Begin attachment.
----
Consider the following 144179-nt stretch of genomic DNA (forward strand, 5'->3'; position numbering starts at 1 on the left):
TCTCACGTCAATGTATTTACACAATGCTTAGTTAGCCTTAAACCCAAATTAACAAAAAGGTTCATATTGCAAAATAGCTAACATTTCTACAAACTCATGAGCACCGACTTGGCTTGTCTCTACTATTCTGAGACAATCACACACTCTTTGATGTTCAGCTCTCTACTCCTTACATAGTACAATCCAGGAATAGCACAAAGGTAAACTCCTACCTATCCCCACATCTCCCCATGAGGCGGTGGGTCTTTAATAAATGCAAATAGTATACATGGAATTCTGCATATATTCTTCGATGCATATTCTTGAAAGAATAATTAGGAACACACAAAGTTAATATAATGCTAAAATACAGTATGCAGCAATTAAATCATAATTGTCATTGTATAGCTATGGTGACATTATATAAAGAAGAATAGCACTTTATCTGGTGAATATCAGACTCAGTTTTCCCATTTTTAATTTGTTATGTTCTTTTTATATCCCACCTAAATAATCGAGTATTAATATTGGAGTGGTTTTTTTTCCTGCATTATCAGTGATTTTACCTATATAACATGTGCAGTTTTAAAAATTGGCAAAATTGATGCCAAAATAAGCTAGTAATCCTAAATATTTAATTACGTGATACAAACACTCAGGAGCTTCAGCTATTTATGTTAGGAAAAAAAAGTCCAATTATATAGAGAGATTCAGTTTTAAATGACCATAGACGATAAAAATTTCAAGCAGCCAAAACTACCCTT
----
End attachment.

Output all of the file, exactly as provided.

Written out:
Consider the following 144179-nt stretch of genomic DNA (forward strand, 5'->3'; position numbering starts at 1 on the left):
TCTCACGTCAATGTATTTACACAATGCTTAGTTAGCCTTAAACCCAAATTAACAAAAAGGTTCATATTGCAAAATAGCTAACATTTCTACAAACTCATGAGCACCGACTTGGCTTGTCTCTACTATTCTGAGACAATCACACACTCTTTGATGTTCAGCTCTCTACTCCTTACATAGTACAATCCAGGAATAGCACAAAGGTAAACTCCTACCTATCCCCACATCTCCCCATGAGGCGGTGGGTCTTTAATAAATGCAAATAGTATACATGGAATTCTGCATATATTCTTCGATGCATATTCTTGAAAGAATAATTAGGAACACACAAAGTTAATATAATGCTAAAATACAGTATGCAGCAATTAAATCATAATTGTCATTGTATAGCTATGGTGACATTATATAAAGAAGAATAGCACTTTATCTGGTGAATATCAGACTCAGTTTTCCCATTTTTAATTTGTTATGTTCTTTTTATATCCCACCTAAATAATCGAGTATTAATATTGGAGTGGTTTTTTTTCCTGCATTATCAGTGATTTTACCTATATAACATGTGCAGTTTTAAAAATTGGCAAAATTGATGCCAAAATAAGCTAGTAATCCTAAATATTTAATTACGTGATACAAACACTCAGGAGCTTCAGCTATTTATGTTAGGAAAAAAAAGTCCAATTATATAGAGAGATTCAGTTTTAAATGACCATAGACGATAAAAATTTCAAGCAGCCAAAACTACCCTT